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ECB could copy Japan's special rates for reforming banks


The Bank of Japan has said that it will pay extra on reserves deposited by banks that become more cost efficient or that merge. A similar policy could well be introduced in Europe too, although perhaps with different aims.

The BoJ's policy board is introducing what it calls a special deposit facility to "enhance the resilience of the regional financial system", it said on Tuesday.

The context is that, in the words of the central bank, "financial institutions' profitability through domestic deposit taking and lending activities has continued to decline in the long term.

"While this is partly due to a continued environment of extremely low interest rates, it is important to recognise that structural factors such as the shrinking and ageing of the population, the decline in growth expectations, and the excess savings in the corporate sector are significantly at play."

It warns that this hits regional firms particularly hard, and that if profitability keeps falling, financial intermediation could stop functioning smoothly.

So, how does the special facility help? Well, it will reward regional banks that push on with strengthening their business model, by paying 10bp more interest on their current account balances.

To be eligible for the better rate, financial institutions must either improve their ratio of overhead costs to gross operating profits by a certain amount, or just lower those costs by a certain proportion.

Alternatively, they are also eligible if they decide to embark on M&A or business integration. The BoJ will judge if this activity contributes "to strengthening business foundations".

Support M&A? Or green?

Europeans are likely to be watching closely. Could the European Central Bank use targeted rates to stimulate cost-cutting and M&A?

Supervisors are more supportive of M&A than they once were. The effect of the coronavirus crisis on loan books and low interest rates make profitability challenging for many lenders, meaning consolidation could well be the only escape route.

And while it may seem bizarre in a capitalist economy to have to encourage banks to become more resilient, for wider society it is imperative that they have a decent enough business model to withstand shocks. Banks' owners may not be sufficiently focused on this versus, say, short-term profitability as to give the go ahead to mergers that would improve resilience.

However, the ECB copying the BoJ in this particular regard seems unlikely. Many would see it as overstepping its mandate, and would not want it to reward what in many cases would amount to cutting jobs.

Where the Japanese central bank's tool may have more of a future in Europe is in the realm of sustainable finance, although here too it would face internal and external resistance.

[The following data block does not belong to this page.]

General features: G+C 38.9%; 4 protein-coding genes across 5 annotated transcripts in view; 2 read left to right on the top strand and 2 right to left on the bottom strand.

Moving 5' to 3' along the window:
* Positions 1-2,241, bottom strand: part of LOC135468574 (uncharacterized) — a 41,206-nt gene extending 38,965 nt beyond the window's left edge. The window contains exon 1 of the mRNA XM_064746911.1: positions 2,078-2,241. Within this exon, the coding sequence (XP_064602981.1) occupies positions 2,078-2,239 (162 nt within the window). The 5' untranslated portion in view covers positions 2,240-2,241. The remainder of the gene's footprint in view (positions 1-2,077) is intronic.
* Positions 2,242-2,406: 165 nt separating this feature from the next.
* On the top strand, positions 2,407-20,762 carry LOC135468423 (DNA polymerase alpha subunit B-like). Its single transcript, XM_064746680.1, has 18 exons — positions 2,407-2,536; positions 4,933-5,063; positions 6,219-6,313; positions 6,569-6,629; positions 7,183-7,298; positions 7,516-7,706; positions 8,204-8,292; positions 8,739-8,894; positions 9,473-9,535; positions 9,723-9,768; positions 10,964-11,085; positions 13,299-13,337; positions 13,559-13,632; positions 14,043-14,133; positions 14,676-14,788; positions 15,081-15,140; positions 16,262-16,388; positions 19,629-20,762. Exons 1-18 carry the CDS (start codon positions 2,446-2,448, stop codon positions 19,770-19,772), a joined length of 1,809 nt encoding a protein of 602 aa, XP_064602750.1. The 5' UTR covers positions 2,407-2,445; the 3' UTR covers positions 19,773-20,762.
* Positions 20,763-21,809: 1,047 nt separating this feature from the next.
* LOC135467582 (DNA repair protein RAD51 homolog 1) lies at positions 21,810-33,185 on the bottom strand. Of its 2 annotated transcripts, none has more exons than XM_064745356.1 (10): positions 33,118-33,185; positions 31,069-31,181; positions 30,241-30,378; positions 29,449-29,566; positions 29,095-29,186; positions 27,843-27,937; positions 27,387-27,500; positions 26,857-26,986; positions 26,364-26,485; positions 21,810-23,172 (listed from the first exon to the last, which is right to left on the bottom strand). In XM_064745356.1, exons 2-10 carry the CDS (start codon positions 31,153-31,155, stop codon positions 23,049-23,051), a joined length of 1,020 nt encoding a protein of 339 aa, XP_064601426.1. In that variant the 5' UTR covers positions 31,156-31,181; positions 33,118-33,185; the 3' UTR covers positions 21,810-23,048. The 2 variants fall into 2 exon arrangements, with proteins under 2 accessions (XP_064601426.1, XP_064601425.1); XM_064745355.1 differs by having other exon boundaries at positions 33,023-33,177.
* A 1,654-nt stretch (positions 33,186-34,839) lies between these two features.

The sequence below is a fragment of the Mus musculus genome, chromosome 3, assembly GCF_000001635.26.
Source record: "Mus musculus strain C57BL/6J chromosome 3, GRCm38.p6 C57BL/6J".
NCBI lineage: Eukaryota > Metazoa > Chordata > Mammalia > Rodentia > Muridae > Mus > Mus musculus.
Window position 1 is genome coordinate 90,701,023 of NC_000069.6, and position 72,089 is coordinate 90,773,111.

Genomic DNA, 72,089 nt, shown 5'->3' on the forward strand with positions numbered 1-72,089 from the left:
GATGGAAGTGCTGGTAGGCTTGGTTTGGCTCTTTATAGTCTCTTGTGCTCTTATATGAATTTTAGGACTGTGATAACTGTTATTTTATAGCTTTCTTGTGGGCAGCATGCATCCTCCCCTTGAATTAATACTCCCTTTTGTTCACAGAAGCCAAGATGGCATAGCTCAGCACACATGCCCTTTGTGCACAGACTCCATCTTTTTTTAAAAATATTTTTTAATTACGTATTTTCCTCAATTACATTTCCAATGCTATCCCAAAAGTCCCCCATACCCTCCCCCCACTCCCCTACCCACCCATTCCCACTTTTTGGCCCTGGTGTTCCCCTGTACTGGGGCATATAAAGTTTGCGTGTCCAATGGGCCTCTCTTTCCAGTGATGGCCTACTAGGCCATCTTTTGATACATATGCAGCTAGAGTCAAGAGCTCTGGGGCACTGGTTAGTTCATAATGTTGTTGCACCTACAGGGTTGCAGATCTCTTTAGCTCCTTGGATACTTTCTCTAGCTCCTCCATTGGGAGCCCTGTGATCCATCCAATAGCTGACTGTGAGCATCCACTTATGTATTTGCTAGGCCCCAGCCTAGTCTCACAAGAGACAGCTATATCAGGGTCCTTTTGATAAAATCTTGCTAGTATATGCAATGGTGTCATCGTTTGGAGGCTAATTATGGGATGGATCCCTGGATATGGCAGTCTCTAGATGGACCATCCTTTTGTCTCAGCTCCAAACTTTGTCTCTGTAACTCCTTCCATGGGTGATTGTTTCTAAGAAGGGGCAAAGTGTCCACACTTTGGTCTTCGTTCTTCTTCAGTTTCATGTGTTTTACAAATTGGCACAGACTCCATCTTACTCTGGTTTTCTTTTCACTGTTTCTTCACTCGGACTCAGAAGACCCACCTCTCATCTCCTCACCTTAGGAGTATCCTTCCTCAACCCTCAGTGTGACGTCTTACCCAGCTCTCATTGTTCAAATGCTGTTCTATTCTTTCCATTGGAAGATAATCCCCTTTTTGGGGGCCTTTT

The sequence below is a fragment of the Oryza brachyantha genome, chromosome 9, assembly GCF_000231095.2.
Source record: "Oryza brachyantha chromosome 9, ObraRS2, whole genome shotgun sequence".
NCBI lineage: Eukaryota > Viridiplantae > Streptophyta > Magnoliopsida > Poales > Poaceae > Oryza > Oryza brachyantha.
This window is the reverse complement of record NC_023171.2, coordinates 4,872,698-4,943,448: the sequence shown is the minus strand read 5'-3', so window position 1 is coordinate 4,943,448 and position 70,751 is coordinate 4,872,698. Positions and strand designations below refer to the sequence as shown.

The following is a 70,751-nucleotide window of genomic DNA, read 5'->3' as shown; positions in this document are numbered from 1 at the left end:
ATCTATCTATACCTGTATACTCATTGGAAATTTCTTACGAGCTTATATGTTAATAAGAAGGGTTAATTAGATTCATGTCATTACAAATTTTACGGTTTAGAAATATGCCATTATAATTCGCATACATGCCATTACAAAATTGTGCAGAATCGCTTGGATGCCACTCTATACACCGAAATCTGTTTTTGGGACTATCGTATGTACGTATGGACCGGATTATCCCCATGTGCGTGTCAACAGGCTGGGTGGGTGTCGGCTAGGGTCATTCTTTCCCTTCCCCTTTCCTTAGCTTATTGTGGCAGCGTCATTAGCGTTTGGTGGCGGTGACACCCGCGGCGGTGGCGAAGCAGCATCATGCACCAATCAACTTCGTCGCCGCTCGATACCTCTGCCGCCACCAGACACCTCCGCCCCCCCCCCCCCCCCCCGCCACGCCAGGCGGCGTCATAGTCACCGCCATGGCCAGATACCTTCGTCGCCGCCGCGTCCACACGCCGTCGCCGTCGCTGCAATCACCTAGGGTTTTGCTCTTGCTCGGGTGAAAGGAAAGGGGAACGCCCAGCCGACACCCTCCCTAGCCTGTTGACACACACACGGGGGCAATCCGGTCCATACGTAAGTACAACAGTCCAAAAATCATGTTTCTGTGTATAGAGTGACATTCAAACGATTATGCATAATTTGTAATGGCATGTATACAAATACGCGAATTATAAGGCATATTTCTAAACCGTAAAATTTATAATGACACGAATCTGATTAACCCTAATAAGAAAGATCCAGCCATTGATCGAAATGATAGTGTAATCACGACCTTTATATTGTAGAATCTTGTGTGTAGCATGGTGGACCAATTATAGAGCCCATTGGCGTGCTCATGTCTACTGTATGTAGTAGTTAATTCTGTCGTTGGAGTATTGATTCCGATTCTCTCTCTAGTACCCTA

The BoJ already points the way. Alongside the other conditions, the regional banks must be "committed to contributing to sustainable development of regional economies" to take advantage of the beneficial rate, although from the English language explanation on its website it is not clear what exactly this means.

The ECB has already been incentivising certain bank behaviour through its Targeted Longer-Term Refinancing Operations (TLTRO). The amount banks can borrow from these operations is linked to the loans they make to non-financial firms and households.

In the latest version, TLTRO III, the interest rate for the financing is linked to the banks' lending patterns, with funding offered at a more attractive rate if the bank executes more lending to non-financial firms and households, excluding mortgages.

Positive Money Europe, a not-for-profit research and campaigning organisation, and the Sustainable Finance Lab, an academic network, have proposed a green TLTRO programme. The interest rate on this would depend on how many loans a bank issues that are compliant with the EU Taxonomy, which is set to provide a framework for classifying activities as sustainable.

Members of the ECB have engaged with this particular idea, and appear open to it.

The BoJ's tool offers a different route to encouraging banks to contribute to a sustainable economy: the star performers could be rewarded and the laggards punished via the rate they receive on deposits.

Unlike with the green TLTRO proposal, this method would involve judging a bank's business model as a whole, rather than just the green lending they do.

Whatever such a tool is used to incentivise, it will be difficult to work out how to measure performance and also how much of a carrot to offer. It may turn out not to have the desired effects. We can also question whether central bankers would be doing too much of the heavy lifting versus elected politicians.

However, the innovative BoJ has placed a shiny new tool in the central banks' toolkit, which aside from anything else allows it to cushion the effect of the negative policy rate on banks. Those in Frankfurt will surely be keeping an eye on this.